How to Trade the Rate Hike, Or Lack Thereof
At 2pm today, the Federal Open Market Committee will reveal the man behind the curtain who will announce whether to increase the price of money by 25 basis points or leave it as is. Markets are expecting a hike, but only by a chance of 75%, which is not as high as previous expectations. Meaning, there is still room for the Fed to wiggle out of this rate hike in the face of ongoing bearish trading activity. If the Fed fails to hike rates and the market rallies, shorting the rally could be prudent, since hesitation by the Fed will probably ultimately be interpreted as economic jitters and the confirmation that a recession is indeed ahead. On the other hand, if the Fed hikes rates and the market still rallies on a dovish press release and dovish comments about finding the elusive “neutral rate of interest” by Fed Chair Jay Powell, shoring may still be prudent because that would still signal the end of the current rate hiking cycle and imply that the Fed is worried about the economy like everyone else. If, however, the Fed hikes and the market falls and disregards any dovish comments, leave it be.
Mnuchin Blames Market Volatility on HFT’s Volcker Rule
After two days of stock declines that have left the S&P 500 (NYSEARCA:SPY) breaking intraday through 52 week lows, Treasury Secretary Steven Mnuchin is grasping at straws trying to explain the downturn in equities. In an interview with Bloomberg cited by MarketWatch, he blamed high frequency trading (HFT) and the Volcker Rule for causing the problems. The problems with this assertion are that he didn’t mention these as problems when stocks were flying high. Second, HFT can’t possibly be responsible, because HFTs both buy and sell, and when they sell they always sell so someone else, who buys. And when they buy, they buy from someone else, who sells, so they can’t be responsible for a net decline, only for an increase in trading volume and liquidity, generally considered good things for market stability. As for the Volcker Rule, this was instituted in the wake of the last financial crisis for vague reasons, and prevents banks from conducting business in their own accounts. But that can’t cause declines either, because if they don’t, someone else will, and they’ll conduct business elsewhere, evening things out. “In my opinion, market structure has led to a lot more volatility. Part of this is a combination of the market presence of high-frequency traders combined with the Volcker rule,” he said. Try again, Steve.
Elon Musk Reveals Big Dig #2 Featuring Boring Company
Elon Musk doesn’t like “soul destroying traffic”, and none of us do either, as fans of souls and enemies of traffic generally. He unveiled his underground transportation tunnel last night to reporters, who reported a quick yet bumpy ride that resembled a dance club. The tunnel takes cars about 30 feet below ground and takes them a mile into O’leary station in the middle of someone’s backyard. As for Tesla (NASDAQ:TSLA), it has fared pretty well in the face of the current market decline, slightly up on the year with little sign of wear and tear since October, only 12% off its all time highs, much better than any of the FAANG stocks and other market leaders.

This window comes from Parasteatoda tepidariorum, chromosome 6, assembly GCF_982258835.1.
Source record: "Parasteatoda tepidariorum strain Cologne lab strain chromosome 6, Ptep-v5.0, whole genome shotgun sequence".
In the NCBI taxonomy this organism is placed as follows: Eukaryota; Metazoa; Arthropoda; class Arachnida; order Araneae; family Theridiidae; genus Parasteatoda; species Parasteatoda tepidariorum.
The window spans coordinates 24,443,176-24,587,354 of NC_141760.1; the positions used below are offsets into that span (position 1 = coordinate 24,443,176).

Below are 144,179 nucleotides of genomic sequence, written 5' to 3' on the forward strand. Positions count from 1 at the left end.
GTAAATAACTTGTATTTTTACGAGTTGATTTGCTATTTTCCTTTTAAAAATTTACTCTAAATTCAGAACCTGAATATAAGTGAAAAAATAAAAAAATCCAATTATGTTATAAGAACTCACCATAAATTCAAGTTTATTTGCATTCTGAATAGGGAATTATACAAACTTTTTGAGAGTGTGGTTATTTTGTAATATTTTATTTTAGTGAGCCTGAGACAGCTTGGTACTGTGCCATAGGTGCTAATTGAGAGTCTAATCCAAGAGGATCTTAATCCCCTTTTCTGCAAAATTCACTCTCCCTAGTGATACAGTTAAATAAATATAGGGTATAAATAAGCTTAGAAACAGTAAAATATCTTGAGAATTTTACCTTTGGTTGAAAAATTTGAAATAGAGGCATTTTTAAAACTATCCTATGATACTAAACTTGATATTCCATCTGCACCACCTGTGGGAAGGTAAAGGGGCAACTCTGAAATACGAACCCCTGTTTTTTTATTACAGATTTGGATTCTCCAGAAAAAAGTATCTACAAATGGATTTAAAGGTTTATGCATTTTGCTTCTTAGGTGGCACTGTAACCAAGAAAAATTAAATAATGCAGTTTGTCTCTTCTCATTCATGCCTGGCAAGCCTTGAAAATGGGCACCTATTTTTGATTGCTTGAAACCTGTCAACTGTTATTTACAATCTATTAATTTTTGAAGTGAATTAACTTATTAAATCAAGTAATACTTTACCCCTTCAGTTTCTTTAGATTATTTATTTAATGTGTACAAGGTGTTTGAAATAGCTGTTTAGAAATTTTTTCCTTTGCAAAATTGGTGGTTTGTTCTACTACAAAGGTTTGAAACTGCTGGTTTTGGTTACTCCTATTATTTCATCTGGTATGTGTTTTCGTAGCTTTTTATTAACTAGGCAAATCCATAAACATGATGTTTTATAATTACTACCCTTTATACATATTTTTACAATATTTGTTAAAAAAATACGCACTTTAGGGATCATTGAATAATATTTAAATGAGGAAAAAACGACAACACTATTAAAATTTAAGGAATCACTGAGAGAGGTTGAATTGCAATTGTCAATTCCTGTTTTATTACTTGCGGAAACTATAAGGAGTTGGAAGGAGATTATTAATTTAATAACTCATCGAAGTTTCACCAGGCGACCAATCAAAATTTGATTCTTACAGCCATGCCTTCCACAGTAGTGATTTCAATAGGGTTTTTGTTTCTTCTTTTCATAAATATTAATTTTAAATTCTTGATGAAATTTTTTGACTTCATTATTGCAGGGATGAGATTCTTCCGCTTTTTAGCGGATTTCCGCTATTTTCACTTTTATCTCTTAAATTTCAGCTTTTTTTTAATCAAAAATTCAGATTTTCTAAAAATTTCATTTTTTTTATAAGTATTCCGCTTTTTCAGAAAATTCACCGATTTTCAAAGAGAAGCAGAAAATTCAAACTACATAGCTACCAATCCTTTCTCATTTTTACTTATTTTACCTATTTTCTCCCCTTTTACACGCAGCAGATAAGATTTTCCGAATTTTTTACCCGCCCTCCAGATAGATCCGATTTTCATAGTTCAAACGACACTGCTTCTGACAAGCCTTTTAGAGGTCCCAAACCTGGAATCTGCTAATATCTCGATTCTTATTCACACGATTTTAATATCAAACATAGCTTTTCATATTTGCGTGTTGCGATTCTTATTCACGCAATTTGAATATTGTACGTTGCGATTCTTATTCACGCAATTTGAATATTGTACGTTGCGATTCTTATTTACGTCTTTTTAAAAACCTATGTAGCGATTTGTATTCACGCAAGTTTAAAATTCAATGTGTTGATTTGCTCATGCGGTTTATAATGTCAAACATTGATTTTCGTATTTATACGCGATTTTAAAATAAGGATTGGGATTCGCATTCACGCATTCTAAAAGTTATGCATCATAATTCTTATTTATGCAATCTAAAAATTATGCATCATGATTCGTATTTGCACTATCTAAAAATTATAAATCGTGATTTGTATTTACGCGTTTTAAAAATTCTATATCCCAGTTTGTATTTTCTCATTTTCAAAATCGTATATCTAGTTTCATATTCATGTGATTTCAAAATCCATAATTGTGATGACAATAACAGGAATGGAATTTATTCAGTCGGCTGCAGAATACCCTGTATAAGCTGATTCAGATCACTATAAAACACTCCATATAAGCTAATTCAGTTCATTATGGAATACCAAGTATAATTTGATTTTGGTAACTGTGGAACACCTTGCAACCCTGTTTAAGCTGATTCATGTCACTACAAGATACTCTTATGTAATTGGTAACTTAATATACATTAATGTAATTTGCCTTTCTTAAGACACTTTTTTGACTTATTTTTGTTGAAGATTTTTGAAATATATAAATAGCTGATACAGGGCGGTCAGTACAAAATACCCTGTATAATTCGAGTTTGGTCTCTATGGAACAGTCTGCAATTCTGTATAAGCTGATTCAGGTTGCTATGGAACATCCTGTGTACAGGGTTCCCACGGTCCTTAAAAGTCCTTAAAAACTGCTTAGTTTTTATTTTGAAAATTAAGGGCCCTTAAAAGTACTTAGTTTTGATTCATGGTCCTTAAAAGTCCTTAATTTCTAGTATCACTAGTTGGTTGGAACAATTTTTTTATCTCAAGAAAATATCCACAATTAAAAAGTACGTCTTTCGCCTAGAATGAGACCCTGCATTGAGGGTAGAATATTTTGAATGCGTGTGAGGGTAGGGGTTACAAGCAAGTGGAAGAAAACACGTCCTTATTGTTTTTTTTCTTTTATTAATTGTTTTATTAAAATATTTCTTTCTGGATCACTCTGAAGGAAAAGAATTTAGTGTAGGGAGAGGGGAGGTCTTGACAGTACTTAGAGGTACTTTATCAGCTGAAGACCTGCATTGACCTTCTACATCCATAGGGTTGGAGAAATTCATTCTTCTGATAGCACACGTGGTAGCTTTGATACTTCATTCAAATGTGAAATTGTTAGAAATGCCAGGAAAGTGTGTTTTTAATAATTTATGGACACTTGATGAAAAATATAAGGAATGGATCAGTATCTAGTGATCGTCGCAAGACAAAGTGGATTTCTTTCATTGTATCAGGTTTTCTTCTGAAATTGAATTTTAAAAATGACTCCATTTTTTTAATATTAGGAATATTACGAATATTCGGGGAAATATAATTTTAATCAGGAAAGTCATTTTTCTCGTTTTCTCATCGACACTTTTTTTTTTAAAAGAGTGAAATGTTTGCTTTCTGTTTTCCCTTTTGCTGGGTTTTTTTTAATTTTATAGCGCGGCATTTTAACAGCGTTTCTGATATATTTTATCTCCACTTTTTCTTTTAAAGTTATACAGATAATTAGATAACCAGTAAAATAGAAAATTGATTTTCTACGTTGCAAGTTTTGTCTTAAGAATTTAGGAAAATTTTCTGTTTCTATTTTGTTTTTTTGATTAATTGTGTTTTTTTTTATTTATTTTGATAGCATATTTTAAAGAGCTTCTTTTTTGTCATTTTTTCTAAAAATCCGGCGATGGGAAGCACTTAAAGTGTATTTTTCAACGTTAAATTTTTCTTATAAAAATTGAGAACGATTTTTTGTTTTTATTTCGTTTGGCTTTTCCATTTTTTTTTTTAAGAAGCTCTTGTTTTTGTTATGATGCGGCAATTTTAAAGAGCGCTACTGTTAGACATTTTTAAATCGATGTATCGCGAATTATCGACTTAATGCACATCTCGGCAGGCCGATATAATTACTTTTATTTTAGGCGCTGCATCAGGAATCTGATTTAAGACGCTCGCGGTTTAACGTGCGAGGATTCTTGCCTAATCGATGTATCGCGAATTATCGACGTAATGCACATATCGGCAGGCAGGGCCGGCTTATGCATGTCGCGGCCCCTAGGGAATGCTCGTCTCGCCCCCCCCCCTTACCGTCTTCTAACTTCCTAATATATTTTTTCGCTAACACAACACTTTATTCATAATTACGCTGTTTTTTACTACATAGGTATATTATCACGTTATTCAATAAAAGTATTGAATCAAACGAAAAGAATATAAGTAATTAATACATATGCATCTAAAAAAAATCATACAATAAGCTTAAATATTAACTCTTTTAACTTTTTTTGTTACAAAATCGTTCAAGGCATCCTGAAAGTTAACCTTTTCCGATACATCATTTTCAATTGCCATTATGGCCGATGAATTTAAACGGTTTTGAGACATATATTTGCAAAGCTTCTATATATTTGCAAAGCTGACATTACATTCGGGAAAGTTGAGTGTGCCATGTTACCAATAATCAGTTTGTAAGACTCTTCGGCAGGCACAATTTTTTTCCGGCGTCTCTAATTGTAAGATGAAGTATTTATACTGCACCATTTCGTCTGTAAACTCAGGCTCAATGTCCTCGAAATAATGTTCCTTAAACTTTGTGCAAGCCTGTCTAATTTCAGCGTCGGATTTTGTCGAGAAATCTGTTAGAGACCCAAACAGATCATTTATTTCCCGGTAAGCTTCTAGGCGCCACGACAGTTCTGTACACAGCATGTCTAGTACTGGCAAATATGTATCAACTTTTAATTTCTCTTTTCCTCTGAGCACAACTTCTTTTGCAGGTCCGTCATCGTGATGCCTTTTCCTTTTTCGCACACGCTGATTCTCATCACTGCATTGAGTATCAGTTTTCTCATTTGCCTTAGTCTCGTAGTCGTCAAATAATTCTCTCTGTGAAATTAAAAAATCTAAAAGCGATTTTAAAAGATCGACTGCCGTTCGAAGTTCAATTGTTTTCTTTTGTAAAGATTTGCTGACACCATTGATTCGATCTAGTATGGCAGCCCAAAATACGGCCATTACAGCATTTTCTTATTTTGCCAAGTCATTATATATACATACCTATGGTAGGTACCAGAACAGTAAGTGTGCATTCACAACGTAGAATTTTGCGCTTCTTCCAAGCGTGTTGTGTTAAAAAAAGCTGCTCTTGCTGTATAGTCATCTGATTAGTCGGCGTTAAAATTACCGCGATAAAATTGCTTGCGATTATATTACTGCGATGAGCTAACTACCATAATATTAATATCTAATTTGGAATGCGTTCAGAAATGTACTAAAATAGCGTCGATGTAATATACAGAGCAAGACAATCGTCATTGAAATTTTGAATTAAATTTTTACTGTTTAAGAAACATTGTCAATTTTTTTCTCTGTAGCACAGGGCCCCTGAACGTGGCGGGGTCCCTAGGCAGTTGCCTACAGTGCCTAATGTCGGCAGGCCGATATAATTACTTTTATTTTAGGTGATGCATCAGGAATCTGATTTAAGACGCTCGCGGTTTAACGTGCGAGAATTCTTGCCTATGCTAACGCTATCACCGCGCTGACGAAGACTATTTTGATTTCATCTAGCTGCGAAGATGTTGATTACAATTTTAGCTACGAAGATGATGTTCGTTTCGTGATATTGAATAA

Facebook: All Private Data Relationships Were Consensual, We Swear!
Facebook (NASDAQ:FB) was outed by the New York Times for sharing private data with advertisers without user permission, but Facebook denies the claims and says that all relationships involving the sharing of private data with advertisers were consensual, turning the whole thing into a they-said but-they-said affair. “None of these partnerships or features gave companies access to information without people’s permission, nor did they violate our 2012 settlement with the FTC,” Konstantinos Papamiltiadis, Facebook’s director of developer platforms and programs, said in defense of the company’s business practices. Some of the concerns are that Facebook gave access to private messages to companies like Netflix (NASDAQ:NFLX) and Spotify (NYSE:SPOT). It also let Amazon (NASDAQ:AMZN) access contact information through a user’s friends. But it was consensual, so it’s all cool, maybe.
GlaxoSmithKline, Pfizer, Team Up
Two of Big Pharma’s biggest are joining forces in consumer health to create a new company headed by GlaxoSmithKline (NYSE:GSK) and subordinated by Pfizer (NYSE:PFE). The company will be worth about $12.7 billion and will focus on Pharmaceuticals/Vaccines and Consumer Healthcare. Galxo will own 68% and Pfizer 32%. “The combination of these leading businesses with distinct regional and category strengths will be more sustainable and broader in scope than either company individually,” said Albert Bourla, Chief Operating Officer and incoming Chief Executive Officer, Pfizer. “We believe that this joint venture is a great opportunity to ensure the future success of Pfizer Consumer Healthcare while unlocking meaningful after-tax value for Pfizer shareholders.”